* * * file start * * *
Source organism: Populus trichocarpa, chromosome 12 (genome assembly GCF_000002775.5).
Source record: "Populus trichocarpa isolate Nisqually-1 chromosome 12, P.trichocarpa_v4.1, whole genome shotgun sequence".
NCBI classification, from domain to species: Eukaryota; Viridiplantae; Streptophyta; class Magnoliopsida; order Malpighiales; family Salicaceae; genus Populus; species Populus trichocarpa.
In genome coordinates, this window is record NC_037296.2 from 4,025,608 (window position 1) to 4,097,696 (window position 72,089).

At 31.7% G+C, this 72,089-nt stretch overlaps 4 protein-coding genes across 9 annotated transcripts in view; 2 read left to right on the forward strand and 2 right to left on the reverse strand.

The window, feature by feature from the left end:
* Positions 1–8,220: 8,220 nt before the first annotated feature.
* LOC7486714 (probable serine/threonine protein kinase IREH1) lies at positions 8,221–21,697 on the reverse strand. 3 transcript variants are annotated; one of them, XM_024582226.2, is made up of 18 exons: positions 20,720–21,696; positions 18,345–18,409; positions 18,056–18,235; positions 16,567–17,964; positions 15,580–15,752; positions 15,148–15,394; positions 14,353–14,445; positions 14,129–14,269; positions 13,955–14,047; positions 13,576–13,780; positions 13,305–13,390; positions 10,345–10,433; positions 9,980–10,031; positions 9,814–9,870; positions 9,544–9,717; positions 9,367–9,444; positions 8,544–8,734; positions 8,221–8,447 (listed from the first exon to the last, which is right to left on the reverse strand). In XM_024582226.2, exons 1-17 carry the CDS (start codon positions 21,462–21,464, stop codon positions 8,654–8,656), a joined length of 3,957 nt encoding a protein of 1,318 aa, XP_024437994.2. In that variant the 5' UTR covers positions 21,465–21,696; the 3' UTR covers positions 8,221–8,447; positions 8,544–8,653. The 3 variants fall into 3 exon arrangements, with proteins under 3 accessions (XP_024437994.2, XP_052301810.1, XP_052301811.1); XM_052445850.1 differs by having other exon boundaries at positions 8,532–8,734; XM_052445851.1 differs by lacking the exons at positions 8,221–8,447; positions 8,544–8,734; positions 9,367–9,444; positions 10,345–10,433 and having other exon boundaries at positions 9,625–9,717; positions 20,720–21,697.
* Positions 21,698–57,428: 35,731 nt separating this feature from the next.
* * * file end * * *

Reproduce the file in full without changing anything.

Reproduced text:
Source organism: Populus trichocarpa, chromosome 12 (genome assembly GCF_000002775.5).
Source record: "Populus trichocarpa isolate Nisqually-1 chromosome 12, P.trichocarpa_v4.1, whole genome shotgun sequence".
NCBI classification, from domain to species: Eukaryota; Viridiplantae; Streptophyta; class Magnoliopsida; order Malpighiales; family Salicaceae; genus Populus; species Populus trichocarpa.
In genome coordinates, this window is record NC_037296.2 from 4,025,608 (window position 1) to 4,097,696 (window position 72,089).

At 31.7% G+C, this 72,089-nt stretch overlaps 4 protein-coding genes across 9 annotated transcripts in view; 2 read left to right on the forward strand and 2 right to left on the reverse strand.

The window, feature by feature from the left end:
* Positions 1–8,220: 8,220 nt before the first annotated feature.
* LOC7486714 (probable serine/threonine protein kinase IREH1) lies at positions 8,221–21,697 on the reverse strand. 3 transcript variants are annotated; one of them, XM_024582226.2, is made up of 18 exons: positions 20,720–21,696; positions 18,345–18,409; positions 18,056–18,235; positions 16,567–17,964; positions 15,580–15,752; positions 15,148–15,394; positions 14,353–14,445; positions 14,129–14,269; positions 13,955–14,047; positions 13,576–13,780; positions 13,305–13,390; positions 10,345–10,433; positions 9,980–10,031; positions 9,814–9,870; positions 9,544–9,717; positions 9,367–9,444; positions 8,544–8,734; positions 8,221–8,447 (listed from the first exon to the last, which is right to left on the reverse strand). In XM_024582226.2, exons 1-17 carry the CDS (start codon positions 21,462–21,464, stop codon positions 8,654–8,656), a joined length of 3,957 nt encoding a protein of 1,318 aa, XP_024437994.2. In that variant the 5' UTR covers positions 21,465–21,696; the 3' UTR covers positions 8,221–8,447; positions 8,544–8,653. The 3 variants fall into 3 exon arrangements, with proteins under 3 accessions (XP_024437994.2, XP_052301810.1, XP_052301811.1); XM_052445850.1 differs by having other exon boundaries at positions 8,532–8,734; XM_052445851.1 differs by lacking the exons at positions 8,221–8,447; positions 8,544–8,734; positions 9,367–9,444; positions 10,345–10,433 and having other exon boundaries at positions 9,625–9,717; positions 20,720–21,697.
* Positions 21,698–57,428: 35,731 nt separating this feature from the next.